Chinese Hackers Use MgBot Malware to Target International NGOs in Mainland China

April 26, 2023Ravie LakshmananCyber ​​Threats / APT Group

The advanced persistent threat group (APT) is referred to as The evasive panda has been observed targeting international non-governmental organizations (NGOs) in Mainland China with malware delivered via legitimate app update channels such as Tencent QQ.

The attack chain is designed to distribute the Windows installer for the MgBot malware, says ESET security researcher Facundo Muñoz in a new report. report published today. These activities began in November 2020 and will continue throughout 2021.

Evasive Panda, also known as Bronze Plateau and Daggerfly, is a Chinese-speaking APT group associated with a series cyber espionage attacks targeting entities in China, Hong Kong and other countries located in East and South Asia since at least late December 2012.

A hallmark of this group is the use of the special MgBot modular malware framework, capable of receiving additional components on the fly to expand its intelligence-gathering capabilities.

Some of the prominent capabilities of the malware include stealing files, logging keystrokes, harvesting clipboard data, recording audio streams, and stealing credentials from web browsers.

ESET, which discovered the campaign in January 2022 after a legitimate Chinese app was used to deploy installers for the MgBot backdoor, said the targeted users were in the provinces of Gansu, Guangdong and Jiangsu and were members of an unnamed international NGO.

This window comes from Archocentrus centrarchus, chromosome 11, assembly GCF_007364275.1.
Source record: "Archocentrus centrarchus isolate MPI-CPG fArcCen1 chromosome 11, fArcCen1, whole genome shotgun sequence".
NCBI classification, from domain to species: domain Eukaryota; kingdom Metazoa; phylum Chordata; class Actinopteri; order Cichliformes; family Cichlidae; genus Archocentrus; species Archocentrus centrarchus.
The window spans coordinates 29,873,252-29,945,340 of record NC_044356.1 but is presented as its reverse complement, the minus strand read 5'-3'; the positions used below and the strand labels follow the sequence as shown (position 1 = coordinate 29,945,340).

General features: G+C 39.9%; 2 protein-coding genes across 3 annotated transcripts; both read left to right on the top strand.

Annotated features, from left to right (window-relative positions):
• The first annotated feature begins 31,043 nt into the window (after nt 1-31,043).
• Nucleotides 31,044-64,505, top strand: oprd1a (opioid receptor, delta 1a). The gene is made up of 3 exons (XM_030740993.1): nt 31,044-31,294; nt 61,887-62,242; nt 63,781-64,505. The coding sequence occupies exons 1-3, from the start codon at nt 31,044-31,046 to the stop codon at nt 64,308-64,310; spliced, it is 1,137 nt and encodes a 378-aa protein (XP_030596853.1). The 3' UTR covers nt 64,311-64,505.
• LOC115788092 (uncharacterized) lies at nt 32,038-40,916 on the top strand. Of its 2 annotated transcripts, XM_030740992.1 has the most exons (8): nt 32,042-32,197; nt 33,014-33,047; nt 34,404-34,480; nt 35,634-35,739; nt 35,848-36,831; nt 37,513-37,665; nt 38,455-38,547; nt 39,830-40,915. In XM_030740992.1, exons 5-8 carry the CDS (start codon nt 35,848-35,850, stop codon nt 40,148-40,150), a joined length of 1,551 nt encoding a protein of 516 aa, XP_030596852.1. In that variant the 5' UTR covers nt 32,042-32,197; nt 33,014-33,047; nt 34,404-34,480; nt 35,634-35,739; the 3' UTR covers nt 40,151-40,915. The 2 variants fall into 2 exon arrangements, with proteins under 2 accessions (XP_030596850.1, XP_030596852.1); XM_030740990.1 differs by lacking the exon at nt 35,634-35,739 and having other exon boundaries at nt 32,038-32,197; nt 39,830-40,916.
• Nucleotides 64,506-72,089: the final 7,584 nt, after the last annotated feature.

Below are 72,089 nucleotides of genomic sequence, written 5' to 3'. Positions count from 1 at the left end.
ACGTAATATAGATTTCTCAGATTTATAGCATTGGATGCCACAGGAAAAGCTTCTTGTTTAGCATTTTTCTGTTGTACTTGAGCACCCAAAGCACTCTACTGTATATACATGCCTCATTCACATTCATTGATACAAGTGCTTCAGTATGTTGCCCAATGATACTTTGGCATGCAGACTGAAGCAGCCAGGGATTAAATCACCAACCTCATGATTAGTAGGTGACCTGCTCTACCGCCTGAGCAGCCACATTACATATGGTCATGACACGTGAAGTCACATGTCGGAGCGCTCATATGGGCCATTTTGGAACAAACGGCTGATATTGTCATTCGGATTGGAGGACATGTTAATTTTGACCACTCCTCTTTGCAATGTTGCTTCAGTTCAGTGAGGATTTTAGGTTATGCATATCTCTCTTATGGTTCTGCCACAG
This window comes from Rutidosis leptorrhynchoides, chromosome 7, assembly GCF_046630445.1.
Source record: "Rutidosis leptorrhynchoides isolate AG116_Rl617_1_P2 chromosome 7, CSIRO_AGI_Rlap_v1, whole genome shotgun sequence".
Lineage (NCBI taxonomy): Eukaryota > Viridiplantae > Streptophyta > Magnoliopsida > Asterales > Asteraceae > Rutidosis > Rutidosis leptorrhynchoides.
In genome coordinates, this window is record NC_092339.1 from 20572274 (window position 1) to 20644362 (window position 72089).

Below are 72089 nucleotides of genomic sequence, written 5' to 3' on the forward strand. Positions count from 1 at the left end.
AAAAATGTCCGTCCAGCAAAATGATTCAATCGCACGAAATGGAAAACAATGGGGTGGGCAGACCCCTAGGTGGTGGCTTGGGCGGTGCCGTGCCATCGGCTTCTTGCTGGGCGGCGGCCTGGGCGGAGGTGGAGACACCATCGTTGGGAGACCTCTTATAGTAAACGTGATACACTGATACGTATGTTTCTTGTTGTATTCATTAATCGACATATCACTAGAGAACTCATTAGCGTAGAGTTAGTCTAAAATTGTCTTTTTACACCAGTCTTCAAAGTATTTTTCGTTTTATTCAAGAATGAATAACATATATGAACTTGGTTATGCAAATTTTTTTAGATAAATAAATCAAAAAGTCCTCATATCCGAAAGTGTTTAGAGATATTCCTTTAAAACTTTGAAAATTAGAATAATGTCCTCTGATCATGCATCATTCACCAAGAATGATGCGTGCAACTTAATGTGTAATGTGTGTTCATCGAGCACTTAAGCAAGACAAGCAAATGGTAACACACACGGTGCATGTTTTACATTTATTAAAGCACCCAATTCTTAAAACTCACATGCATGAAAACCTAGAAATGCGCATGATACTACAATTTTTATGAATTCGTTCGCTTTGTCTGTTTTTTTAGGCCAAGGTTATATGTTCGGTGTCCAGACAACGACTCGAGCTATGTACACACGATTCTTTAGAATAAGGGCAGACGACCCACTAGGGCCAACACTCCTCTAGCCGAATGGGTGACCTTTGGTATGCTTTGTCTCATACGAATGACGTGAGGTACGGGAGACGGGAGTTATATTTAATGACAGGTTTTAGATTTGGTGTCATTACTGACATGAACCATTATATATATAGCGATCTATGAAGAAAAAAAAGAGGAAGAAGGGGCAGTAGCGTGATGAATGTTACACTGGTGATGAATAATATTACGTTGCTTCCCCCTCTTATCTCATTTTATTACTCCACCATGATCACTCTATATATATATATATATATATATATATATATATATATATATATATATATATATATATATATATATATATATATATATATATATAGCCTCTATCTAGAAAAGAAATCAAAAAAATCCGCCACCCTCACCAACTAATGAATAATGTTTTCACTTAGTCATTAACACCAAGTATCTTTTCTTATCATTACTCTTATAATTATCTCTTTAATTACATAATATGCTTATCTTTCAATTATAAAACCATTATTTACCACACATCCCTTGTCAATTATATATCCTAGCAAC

The trojan application is a Tencent QQ Windows client software updater (“QQUrlMgr.exe”) hosted on the domain “update.browser.qq(.)com.” It wasn’t immediately clear how the threat actor managed to deliver the implant via a legitimate update.

MgBot malware

But that points to one of two scenarios: a supply chain compromise of Tencent QQ update servers or a case of an enemy-in-the-middle (AitM) attack, as detailed by Kaspersky in June 2022 involving a Chinese hacking crew dubbed LuoYu.

In recent years, many software supply chain attacks have been orchestrated by groups of nation-states from Russia, China, and North Korea. Ability to get a big dangerous trail fast has not lost on these attackers, who are increasingly targeting IT supply chains to penetrate enterprise environments.


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“AitM style of interception will be possible if an attacker – be it LuoYu or Evasive Panda – is able to compromise a vulnerable device such as a router or gateway,” explained Muñoz.

“With access to the ISP’s backbone infrastructure – through legal or illegal means – Evasive Panda will be able to intercept and reply to update requests made via HTTP, or even modify packets.”

This is important because the findings come less than a week after a detailed attack by a threat actor on Symantec’s Broadcom’s own against telecom service providers in Africa using the MgBot malware framework.

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